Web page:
THE SECTIONMEN OF Social Sciences 125 ("The American Economy: Conflict and Power") have petitioned the Committee on Educational Policy for permission to dispense with formal grades in their course. Their petition, which will be acted upon by the CEP next month, raises some important issues which should be carefully considered.
Grades, argues the petition, create an authoritarian relationship between teacher and student which is designed to prepare the student to accept such relationships on the job in later life. Grades teach the student to separate the "value" of his work from the pleasure or displeasure that it may have given him, thus ensuring that he will fit smoothly into an economic system which demands that workers respond predictably to purely economic incentives. And grades instill in the student that respect for individual achievement and corresponding disdain for group effort and cooperation which are essential to the functioning of a capitalist economy. In short, the Soc Sci 125 petition holds that the grading system stems from the needs of this country's present economic system rather than from any desire to help students themselves, and that in fact students are actually hurt in numerous ways by the system.
In making this argument, the Soc Sci 125 petition has demonstrated that grades can be viewed as an open intellectual issue rather than as a natural, timeless form of classroom organization. The truth of this does not depend on the validity of the petition's economic analysis of the grading system: simply by arguing their case, the Soc Sci 125 teachers have made grading a matter for debate.
IT IS THEREFORE glaringly inconsistent with the principle of academic freedom to require individual teachers to request the permission of the whole Faculty in order not to give grades in their own courses. So long as individual Faculty members are themselves convinced that the grading system carries particular socio-economic implications, each member of the Faculty should have the right to decide whether he wishes to use grades in his own course. The Faculty as a body has no more right to insist that a professor grade his students' work than it has to demand that he include a particular book on his course's reading list.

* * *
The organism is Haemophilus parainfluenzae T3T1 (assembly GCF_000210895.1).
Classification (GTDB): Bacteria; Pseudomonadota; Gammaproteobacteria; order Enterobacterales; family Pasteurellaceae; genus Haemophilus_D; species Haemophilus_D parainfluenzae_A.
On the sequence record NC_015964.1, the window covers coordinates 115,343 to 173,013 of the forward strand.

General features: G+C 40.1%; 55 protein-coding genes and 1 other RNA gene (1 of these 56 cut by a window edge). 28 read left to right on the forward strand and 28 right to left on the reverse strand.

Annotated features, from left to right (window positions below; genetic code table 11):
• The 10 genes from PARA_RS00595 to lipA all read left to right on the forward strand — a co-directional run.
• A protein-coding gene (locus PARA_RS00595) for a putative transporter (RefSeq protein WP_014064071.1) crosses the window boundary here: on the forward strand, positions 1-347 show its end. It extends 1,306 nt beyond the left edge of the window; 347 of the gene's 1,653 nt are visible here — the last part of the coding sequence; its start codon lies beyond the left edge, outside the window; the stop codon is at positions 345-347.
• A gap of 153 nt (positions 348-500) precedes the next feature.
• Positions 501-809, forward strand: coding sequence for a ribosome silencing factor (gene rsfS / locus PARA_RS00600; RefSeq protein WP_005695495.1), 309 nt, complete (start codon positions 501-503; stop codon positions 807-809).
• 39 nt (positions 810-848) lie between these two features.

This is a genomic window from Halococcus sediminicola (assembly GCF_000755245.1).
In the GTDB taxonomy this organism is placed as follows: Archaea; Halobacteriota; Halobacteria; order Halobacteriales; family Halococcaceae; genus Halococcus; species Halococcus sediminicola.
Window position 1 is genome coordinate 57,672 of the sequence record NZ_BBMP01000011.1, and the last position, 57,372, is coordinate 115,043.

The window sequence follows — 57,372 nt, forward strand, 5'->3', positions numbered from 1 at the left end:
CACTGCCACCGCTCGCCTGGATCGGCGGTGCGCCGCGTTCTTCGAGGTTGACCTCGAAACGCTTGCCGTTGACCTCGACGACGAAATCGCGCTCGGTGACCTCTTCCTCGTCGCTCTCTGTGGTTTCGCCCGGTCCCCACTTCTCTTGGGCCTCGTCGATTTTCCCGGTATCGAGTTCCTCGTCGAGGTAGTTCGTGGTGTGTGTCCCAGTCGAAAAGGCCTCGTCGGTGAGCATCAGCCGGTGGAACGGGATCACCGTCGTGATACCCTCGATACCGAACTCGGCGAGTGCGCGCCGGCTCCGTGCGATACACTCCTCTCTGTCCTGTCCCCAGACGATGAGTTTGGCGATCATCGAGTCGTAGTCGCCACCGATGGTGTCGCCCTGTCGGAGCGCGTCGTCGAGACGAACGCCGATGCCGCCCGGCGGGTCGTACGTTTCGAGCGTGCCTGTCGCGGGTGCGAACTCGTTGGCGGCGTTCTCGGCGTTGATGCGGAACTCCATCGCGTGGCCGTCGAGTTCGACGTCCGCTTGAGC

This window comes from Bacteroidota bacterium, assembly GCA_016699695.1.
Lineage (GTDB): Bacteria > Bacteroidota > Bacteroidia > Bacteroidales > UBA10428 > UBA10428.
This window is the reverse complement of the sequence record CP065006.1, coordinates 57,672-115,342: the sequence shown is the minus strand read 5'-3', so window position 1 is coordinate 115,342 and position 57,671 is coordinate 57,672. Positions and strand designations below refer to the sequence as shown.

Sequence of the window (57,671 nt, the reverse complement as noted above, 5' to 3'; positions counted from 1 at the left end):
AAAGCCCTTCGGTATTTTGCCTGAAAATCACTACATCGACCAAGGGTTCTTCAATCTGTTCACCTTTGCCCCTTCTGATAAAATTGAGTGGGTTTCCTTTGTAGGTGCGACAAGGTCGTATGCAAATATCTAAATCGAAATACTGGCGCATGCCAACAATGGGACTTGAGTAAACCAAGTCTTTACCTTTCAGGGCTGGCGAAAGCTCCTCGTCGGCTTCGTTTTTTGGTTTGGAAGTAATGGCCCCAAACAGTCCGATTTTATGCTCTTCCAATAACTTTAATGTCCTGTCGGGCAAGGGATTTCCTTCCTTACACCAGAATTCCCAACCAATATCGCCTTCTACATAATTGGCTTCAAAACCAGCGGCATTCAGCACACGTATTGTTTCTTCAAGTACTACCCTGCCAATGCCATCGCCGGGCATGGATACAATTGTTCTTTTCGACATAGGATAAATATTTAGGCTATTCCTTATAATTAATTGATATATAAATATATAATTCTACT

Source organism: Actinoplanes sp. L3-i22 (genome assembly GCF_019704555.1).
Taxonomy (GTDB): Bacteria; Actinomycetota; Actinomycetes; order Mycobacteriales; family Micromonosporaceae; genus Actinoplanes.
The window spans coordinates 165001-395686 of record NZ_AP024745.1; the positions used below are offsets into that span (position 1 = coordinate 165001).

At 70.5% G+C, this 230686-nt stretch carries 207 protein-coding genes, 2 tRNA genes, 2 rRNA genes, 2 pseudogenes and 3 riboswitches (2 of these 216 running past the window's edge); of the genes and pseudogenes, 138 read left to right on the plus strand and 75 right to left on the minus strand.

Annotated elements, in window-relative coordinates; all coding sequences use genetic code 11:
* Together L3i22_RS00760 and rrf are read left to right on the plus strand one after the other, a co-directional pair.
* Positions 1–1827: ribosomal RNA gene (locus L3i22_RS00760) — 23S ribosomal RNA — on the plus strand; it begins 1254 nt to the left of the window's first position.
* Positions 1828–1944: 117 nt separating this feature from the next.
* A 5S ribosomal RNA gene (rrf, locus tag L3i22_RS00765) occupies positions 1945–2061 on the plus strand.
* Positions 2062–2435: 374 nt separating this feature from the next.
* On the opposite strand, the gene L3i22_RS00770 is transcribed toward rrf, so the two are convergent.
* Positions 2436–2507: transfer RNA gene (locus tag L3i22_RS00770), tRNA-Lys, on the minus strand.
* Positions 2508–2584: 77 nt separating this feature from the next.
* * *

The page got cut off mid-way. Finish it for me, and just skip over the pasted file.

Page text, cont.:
It might be argued that control over grading is necesary if the Faculty is to safeguard its educational standards. But the real way in which the Faculty maintains its standards is through its right to judge the credentials of its members. Since this system theoretically ensures that every Harvard teacher is qualified to be teaching, it is hard to see what additional good can be achieved by requiring teachers to grade their students' work.
On the other hand, it is easy to see how such a requirement can seriously hurt a course. In the particular case of Soc Sci 125, a large part of the course is devoted to the economic functions of the American educational system--and in particular to such features of that system as grading. To require that work done on this topic be graded would obviously undermine the intellectual honesty of the course. The same would be true, although perhaps less glaringly so, of any other course which does not assume the permanence and universality of present modes of economic production and distribution.
In view of the present flurry of petition-signing in support of academic freedom following the Planning 11-3b incident, it is to be hoped that Faculty members will recognize the need to extend the principle of academic freedom to the question of grades. Academic freedom should not be reduced to a club with which to defend the academic status quo against attacks by students. It is probably a radical concept, a belief that no intellectual problem can ever be so far beyond debate that it can be resolved legislatively, by corporate decision. The CEP and the Faculty should approve the Soc Sci 125 request, and should make it clear that in the future, the decision to grade or not to grade will be the prerogative of each individual Faculty member.